Transfinite: The Essential A. E. Van Vogt Hardcover – 1 Feb 2003
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Top customer reviews
This nicely produced volume from NESFA collects together 25 classic stories,such as The Enchanted Village,The Great Engine,Asylum and A Can of Paint.
Also included here are the three stories that made up the novel,The Voyage of the Space Beagle (another classic).They are Dark Destroyer,War of Nerves and Discord in Scarlet.
There are a couple of duds here,but there will be in any collection of two dozen stories or more.
I now intend to read a couple of his novels,starting with Slan.
Most helpful customer reviews on Amazon.com
This was one of the first books I purchased and read, a fine representative collection of his works, that I feel in my opinion would get the persons unfamiliar with his writings hooked. In this book were stories both familiar and ones I never encountered before. 'A Can of Paint' was an old favorite along with 'The Monster', which is part of a bunch of works written around the space craft 'Space Beagle' story-lines. Beside a good number of stories about the Space Beagle, we also encounter a couple of stories about the 'Rull'. What I didn't see were stories from the 'Null-A' or the 'Weapon Shop' story-lines, which I also purchased and re-enjoyed.
These stories are dated, especially when it came to atomic energy usage, but well written and clever in plot and well worth any money invested in its purchase.
If you have never read van Vogt, be prepared to be swept away from the very first sentence. His stories are not always logical, nor are all loose ends always tidied up, but they move along at breakneck speed, are filled with ideas, and will contain moments that you will remember forever.
From a historic perspective, you will see some of the first science fiction stories dealing with human-alien warfare (The Sound, The Rull), humans that can travel back through time (The Search), encounters with energy vampires (Asylum), humans of varied nationalities populating a spaceship that explores the galaxy, and beyond (Black Destroyer, War of Nerves), and so much more.
A few of van Vogt's classic novels have recently been reprinted, but sadly most of his work is out of print. Here is probably your last chance to own a large collection of his best short stories - stories that are timeless classics of science fiction.
Van Vogt's interest is in the concepts, the aliens---the humans are often left as so many soiled tissues at the ends of his stories. Win or lose, these poor puppets are not the focal point of the stories---they (and we) only think they are.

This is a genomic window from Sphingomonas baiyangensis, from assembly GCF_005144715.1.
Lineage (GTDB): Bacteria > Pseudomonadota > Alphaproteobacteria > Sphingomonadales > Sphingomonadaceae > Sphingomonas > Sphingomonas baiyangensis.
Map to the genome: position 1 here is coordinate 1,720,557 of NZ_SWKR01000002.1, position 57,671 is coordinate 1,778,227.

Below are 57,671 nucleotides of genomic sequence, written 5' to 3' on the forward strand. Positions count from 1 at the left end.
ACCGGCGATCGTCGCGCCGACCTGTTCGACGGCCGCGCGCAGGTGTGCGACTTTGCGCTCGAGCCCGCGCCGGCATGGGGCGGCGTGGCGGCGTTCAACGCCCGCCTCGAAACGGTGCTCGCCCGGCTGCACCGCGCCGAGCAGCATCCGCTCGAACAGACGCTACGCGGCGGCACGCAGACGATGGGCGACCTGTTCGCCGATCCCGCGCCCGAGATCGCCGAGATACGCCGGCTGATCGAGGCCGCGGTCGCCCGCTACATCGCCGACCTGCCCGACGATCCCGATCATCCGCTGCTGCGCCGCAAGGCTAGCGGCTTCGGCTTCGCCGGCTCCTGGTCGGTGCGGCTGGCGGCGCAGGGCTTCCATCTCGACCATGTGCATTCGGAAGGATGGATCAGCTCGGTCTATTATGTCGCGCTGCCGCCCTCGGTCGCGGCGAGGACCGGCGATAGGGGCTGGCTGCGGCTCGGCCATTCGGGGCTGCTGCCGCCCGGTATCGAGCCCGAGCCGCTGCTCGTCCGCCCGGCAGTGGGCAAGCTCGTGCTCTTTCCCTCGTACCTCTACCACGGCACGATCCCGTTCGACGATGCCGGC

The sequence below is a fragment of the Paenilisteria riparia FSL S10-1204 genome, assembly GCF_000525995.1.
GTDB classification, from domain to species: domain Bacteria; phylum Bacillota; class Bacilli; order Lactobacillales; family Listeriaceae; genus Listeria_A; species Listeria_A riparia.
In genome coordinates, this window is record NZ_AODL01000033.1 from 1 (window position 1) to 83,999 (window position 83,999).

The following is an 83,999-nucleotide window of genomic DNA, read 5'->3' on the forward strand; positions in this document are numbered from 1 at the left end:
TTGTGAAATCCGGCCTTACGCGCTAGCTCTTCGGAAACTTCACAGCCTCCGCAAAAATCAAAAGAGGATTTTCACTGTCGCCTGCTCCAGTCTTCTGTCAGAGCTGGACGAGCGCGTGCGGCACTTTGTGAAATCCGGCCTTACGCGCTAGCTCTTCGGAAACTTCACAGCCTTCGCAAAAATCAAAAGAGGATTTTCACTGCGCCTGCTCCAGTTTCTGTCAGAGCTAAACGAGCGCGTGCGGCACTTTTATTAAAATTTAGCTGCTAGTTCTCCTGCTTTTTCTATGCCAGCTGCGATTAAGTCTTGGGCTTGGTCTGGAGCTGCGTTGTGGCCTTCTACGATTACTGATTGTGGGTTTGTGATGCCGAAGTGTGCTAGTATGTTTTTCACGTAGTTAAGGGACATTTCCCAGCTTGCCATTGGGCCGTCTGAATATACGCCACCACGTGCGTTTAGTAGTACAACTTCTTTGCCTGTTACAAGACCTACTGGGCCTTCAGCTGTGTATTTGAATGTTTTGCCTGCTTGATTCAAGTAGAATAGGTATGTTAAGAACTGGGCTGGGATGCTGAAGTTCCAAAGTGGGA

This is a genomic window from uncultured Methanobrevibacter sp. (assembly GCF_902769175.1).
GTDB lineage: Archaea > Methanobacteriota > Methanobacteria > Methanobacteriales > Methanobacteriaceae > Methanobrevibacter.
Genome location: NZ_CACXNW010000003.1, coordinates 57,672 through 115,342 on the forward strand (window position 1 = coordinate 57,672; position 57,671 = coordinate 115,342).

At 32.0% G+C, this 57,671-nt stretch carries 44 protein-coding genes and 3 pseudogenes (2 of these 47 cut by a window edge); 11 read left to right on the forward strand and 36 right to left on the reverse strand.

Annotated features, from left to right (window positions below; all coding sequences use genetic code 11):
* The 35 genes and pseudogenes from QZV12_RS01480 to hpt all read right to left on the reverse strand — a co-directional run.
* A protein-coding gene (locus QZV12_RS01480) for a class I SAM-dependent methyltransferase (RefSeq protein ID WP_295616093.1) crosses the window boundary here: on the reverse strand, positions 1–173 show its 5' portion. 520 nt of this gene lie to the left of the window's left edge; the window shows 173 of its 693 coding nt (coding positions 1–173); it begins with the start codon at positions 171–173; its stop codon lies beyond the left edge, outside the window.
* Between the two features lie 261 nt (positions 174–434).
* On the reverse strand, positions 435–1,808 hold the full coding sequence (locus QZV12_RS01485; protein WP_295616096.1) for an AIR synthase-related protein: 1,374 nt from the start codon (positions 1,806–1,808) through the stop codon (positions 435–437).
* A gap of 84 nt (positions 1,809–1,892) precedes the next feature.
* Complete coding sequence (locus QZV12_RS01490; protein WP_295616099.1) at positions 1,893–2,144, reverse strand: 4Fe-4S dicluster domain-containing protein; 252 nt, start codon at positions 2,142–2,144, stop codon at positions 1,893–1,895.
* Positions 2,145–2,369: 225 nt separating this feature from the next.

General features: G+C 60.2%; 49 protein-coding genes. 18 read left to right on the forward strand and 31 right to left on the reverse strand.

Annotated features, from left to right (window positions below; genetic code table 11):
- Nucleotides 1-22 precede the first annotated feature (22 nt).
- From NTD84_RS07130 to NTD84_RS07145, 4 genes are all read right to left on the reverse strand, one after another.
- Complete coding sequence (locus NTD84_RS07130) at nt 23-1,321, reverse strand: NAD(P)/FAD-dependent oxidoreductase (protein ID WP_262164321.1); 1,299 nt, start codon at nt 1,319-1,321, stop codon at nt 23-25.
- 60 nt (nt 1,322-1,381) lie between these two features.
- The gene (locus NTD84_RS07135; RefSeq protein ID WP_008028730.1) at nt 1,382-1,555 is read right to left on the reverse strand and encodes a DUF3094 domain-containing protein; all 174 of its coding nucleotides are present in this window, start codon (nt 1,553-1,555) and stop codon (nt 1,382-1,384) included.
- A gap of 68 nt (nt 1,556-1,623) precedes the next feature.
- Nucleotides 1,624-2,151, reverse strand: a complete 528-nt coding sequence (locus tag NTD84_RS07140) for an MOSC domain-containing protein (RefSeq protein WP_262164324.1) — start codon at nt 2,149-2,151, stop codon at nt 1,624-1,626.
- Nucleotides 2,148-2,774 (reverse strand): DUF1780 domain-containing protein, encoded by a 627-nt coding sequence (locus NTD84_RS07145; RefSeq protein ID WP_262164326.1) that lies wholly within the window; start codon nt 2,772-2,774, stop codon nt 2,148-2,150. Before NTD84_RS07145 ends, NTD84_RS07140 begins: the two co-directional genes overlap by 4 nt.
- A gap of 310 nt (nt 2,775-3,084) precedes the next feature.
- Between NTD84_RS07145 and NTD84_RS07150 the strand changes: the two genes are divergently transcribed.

The guy never gets the gal because the guy only thinks he exists. The humans beat the alien, not because they're tougher or smarter, but because they hold a certain technology. The protagonist fails to resist temptation and do what is right, but is saved by a mathematical oddity. These are stories about human pawns, placeholders, extras in tales where the math, the alien, the concept of time travel is the real protagonist.
So, by all means read him, enjoy him, but not for the human story, because that is nearly always a red herring, a false trail, and the real scent leads in a different direction, to the resolution, not of man's emotions or ethics or character, but to an abstract scientific principle. And there you have the main, perhaps the only, flaw in a vastly entertaining body of work by a master.
Van Vogt wasn't as flamboyant as, say, E. E. Smith, in his use of over the top adjectives. But he was pretty careless with his facts. The opening story in this collection, "Black Destroyer," is the memorable tale of the alien Coeurl, who has a Chlorine-based metabolism. He breathes the oxygen atmosphere of the human starship just fine. The invading Yevd in "The Sound" are fluorine-based, but they, too, do just fine breathing our air.
Still, the stories are generally well-plotted, if you can suspend your disbelief. They are, in Le Guin's phrase, "careless of science," but great fun. Van Vogt's human characters tend to be very nearly perfect, if slow learners - they repeatedly bring the evil alien into the ship for example - and there is an annoying sexism that I suppose traces to the time the stories were written.
But these are unmistakably science fiction's roots. You can see "Alien" here, and bit of "Star Wars," and even the Starship Enterprise in its voyages of exploration. The roots may be a little worn and gnarly, but clearly the antecedent for the more modern stuff. The collection is worth a read and place on a collector's bookshelf; kudos to NESFA for getting them back in print. But the later, long novels like "World of Null-A" and "The Silkie" are better written and more fun.
Four stars for the great ideas nicely presented. But only four stars. Recommended.